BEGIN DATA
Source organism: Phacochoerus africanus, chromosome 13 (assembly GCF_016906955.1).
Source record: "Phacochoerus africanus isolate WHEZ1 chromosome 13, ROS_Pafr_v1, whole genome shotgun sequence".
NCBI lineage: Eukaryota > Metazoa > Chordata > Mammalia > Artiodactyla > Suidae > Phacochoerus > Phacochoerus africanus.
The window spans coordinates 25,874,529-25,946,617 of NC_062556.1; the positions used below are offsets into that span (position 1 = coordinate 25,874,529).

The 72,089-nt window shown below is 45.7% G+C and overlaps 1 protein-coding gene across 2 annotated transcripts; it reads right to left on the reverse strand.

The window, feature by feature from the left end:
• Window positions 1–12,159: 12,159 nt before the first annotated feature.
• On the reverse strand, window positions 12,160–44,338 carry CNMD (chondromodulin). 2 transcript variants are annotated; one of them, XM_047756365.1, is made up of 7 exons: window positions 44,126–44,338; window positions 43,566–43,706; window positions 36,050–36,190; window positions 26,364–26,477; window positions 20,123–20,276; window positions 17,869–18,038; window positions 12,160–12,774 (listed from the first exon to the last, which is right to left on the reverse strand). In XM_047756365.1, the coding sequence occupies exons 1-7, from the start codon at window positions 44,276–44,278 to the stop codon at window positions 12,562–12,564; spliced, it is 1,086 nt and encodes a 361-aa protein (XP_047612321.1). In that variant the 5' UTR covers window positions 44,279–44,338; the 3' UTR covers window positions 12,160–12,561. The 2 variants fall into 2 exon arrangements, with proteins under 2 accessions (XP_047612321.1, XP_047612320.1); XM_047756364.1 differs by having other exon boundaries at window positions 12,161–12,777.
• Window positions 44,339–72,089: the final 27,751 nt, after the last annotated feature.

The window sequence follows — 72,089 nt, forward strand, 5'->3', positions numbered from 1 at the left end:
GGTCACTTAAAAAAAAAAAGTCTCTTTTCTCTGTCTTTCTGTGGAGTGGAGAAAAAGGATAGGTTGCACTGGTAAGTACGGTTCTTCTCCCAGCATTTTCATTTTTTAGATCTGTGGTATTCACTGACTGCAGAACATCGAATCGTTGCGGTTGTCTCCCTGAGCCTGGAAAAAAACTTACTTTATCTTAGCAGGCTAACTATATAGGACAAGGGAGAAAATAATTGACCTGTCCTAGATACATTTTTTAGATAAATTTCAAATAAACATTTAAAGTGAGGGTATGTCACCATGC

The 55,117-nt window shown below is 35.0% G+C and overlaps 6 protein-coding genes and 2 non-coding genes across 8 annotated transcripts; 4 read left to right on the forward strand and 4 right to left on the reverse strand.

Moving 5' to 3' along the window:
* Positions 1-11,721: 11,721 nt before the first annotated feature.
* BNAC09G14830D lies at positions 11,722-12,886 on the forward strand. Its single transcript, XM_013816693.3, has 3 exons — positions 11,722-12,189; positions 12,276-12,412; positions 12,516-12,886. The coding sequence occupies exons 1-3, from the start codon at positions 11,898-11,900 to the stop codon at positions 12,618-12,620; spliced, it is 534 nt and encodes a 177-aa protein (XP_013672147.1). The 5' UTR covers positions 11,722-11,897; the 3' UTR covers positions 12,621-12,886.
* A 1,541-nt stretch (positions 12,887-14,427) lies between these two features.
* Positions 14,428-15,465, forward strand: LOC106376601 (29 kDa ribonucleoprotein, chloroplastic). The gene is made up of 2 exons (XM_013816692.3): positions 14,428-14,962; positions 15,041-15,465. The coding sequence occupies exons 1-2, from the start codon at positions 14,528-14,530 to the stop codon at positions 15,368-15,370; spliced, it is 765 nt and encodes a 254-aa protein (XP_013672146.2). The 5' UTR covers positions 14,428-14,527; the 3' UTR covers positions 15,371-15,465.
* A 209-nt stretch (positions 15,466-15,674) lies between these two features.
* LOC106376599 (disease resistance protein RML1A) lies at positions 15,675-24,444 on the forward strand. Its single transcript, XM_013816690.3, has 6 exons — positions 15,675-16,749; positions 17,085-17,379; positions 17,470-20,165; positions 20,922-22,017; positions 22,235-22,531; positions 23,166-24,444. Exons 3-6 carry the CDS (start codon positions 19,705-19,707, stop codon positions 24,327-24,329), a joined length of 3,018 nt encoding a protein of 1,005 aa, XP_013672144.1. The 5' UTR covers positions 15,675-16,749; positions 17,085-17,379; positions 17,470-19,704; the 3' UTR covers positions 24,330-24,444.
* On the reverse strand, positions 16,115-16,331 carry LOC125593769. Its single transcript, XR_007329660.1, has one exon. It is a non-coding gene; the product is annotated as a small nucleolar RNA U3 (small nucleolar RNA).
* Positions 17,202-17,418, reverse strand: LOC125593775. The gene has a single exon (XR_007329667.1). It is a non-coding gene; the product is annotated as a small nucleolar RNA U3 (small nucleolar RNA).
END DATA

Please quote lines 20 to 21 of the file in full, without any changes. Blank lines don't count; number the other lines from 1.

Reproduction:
* On the reverse strand, positions 16,115-16,331 carry LOC125593769. Its single transcript, XR_007329660.1, has one exon. It is a non-coding gene; the product is annotated as a small nucleolar RNA U3 (small nucleolar RNA).
* Positions 17,202-17,418, reverse strand: LOC125593775. The gene has a single exon (XR_007329667.1). It is a non-coding gene; the product is annotated as a small nucleolar RNA U3 (small nucleolar RNA).